Hikes at Kings Canyon

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Watarrka National Park in Central Australia features stunning rock formations and a rich cultural heritage. The park includes Kings Canyon, known for its impressive trails that are considered some of the best in Australia.

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Are you looking for recommended trails in Kings Canyon National Park for hiking or family outings? Join our 3 day Uluru tour and explore one Kings Canyon National Park hiking trail.

Why visit Kings Canyon?

The Watarrka National Park covers over 70,000 hectares, with Kings Canyon being a standout feature. The canyon boasts rock walls in varying shades of red, steep drops into the gorge, and towering cliffs to marvel at. The best way to experience Kings Canyon is by taking one of the many hiking tracks in the national park.

Visitors to Kings Canyon can explore various walking trails, such as the flat and gentle Kings Creek walk or the iconic Rim Walk, all starting from the car park. The trails are well-marked and colour-coded for easy navigation.

Explore the walking and hiking trails at Kings Canyon

There are various ways to explore Kings Canyon, each offering unique experiences suited to different preferences.

Rim Walk

The Rim Walk is a 6-kilometre circuit that descends into the Garden of Eden and offers 360-degree views. The walk can take around 3-4 hours, depending on the pace at which you absorb the scenery.

The walk begins with a challenging ascent of around 500 steep steps, but the reward is a magical experience at the top. From there, continue to Priscilla's Crack, known from the Australian movie Priscilla Queen of the Desert, and the first lookout point across the canyon.

The sandstone domes known as the Lost City are located there, resembling an ancient city and often compared to a mini-Purnululu.

Visitors can continue exploring the top or descend the stairs to the Garden of Eden, filled with lush greenery and a sacred watering hole. After crossing a secured bridge for a picturesque moment, they can return to the south side of the canyon by climbing the stairs.

The optimal time for this experience is sunrise, when the sun illuminates the sandstone, creating vibrant shades of orange and red.

Hike more at Kings Canyon

Kings Creek Walk

The Kings Creek Walk is a relatively easy trail in Kings Canyon, graded as a Grade 2 with a distance of 2.6 kilometres. This trail offers stunning views, following a path between the towering canyon walls and leading you through the gorge. The first 700 meters of the trail are accessible to visitors who use wheelchairs with some assistance.

The Kings Creek Walk begins at the car park, with clear signage along the trail leading to a raised platform offering a breathtaking view of the canyon scenery. The walk back to the Kings Canyon car park can be completed using the same trail, taking approximately an hour.

South Wall Return Walk

The South Wall Return is a popular 4.8 km Grade 3 walk at Kings Canyon, taking around 2 hours to complete. Starting from the car park, it involves a steep climb to the canyon's south wall, offering views of the surrounding cliffs and Creek.

The turnaround point is a one-way gate on the Rim Walk, where hikers continue along the south wall. Return to the car park by retracing the same route.

Giles Track

Giles Track is a 22km trail along the George Gill Range, ideal for adventurous hikers. It starts at Kings Canyon and ends at Kathleen Springs, allowing for hiking in either direction. This grade 3 trail can be completed in a long day, but it's best to do it as an overnight hike for cooler temperatures.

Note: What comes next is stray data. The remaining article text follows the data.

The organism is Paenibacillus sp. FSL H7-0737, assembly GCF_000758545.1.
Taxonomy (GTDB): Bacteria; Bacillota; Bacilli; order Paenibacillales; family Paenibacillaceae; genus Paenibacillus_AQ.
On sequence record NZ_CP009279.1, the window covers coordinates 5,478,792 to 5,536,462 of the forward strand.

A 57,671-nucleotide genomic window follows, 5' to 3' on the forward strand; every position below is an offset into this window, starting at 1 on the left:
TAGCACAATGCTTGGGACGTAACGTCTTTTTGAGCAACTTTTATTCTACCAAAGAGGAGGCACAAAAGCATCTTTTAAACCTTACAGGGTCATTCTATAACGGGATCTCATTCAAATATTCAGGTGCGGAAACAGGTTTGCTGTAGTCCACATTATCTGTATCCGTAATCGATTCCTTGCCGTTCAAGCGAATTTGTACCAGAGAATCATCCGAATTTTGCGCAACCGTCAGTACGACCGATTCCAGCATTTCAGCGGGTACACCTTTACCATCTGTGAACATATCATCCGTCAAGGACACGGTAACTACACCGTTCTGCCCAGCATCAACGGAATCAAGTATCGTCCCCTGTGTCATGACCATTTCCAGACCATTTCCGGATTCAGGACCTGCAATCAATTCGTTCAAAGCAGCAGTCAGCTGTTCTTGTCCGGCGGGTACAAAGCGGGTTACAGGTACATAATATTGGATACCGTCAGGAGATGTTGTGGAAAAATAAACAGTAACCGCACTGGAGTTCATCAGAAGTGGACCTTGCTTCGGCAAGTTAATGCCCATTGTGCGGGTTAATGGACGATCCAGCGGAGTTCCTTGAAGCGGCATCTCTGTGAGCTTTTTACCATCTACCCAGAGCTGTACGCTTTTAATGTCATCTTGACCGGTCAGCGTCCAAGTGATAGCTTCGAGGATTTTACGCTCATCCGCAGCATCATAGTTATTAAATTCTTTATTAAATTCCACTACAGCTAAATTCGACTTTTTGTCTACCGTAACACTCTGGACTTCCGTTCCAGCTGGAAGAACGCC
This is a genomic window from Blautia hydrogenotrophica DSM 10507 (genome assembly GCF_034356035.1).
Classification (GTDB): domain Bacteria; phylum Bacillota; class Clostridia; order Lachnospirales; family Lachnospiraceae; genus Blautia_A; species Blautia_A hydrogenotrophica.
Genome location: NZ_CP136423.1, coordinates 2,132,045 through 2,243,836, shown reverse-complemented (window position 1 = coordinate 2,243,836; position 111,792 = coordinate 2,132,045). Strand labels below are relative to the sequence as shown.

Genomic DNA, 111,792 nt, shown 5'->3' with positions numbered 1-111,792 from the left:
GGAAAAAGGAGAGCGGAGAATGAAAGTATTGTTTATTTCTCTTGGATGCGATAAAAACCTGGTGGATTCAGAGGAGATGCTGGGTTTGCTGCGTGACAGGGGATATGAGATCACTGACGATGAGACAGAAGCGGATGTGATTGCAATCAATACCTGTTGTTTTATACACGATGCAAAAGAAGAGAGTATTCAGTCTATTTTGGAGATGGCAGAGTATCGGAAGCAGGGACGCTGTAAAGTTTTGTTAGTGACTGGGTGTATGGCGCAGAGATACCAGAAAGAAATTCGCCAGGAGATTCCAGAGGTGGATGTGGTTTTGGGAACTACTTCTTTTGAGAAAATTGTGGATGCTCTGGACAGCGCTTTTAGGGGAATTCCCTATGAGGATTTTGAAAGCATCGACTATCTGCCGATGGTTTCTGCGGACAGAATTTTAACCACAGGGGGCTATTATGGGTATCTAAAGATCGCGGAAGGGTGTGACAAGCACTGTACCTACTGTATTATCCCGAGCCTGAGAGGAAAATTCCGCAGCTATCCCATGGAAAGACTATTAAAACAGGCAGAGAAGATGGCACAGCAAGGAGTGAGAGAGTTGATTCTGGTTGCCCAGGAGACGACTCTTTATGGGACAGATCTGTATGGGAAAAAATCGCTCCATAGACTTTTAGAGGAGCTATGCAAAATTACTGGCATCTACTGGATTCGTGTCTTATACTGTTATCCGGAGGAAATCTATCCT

Campsites can be found between the 3km and 20km track markers, with Reedy Creek at around 8km from the Kings Canyon car park being the recommended location. It is advised to bring your food, water, and sleeping gear.

Kathleen Springs

Kathleen Spring Walk is a Grade 1 trail, 2.5km in length, leading to a spring-fed waterhole at the head of Kathleen Gorge. This natural waterhole holds cultural significance for Traditional Owners, with signs along the path providing information on Aboriginal Culture and the area's pastoral history.


The trail is flat and wheelchair accessible but offers little shelter from the sun as it is open and exposed.

Safety Precautions

Following basic safety guidelines will ensure a pleasant and memorable visit to Watarrka National Park.

From October to March, temperatures in the region can reach extreme highs, with some locations experiencing temperatures exceeding 40 degrees Celsius. It is essential to take precautions such as wearing sunscreen and a hat and staying hydrated with adequate water.

Visitors are advised to start their walk earlier, finishing by 11 am to avoid the hottest part of the day. It is recommended to start the Rim Walk before 9 am when the weather is forecast to be 36 degrees or above and the South Wall Walk before 11 am.

In addition to monitoring the temperature, it is essential to be aware of other safety considerations. Safety signs are posted throughout the park with vital information to help you avoid everyday dangers. Some essential safety precautions to keep in mind are:


  • There is a lack of drinking water available beyond the car parks.
  • Three Emergency Radio Call Devices (ECD) are located along the Rim Walk.
  • It is essential to ensure that your shoes are both supportive and comfortable.
  • Wearing comfortable clothing
  • It is essential to adhere to designated roads and tracks and avoid straying off course.
  • Keeping a distance of 5 meters from the cliff's edge.
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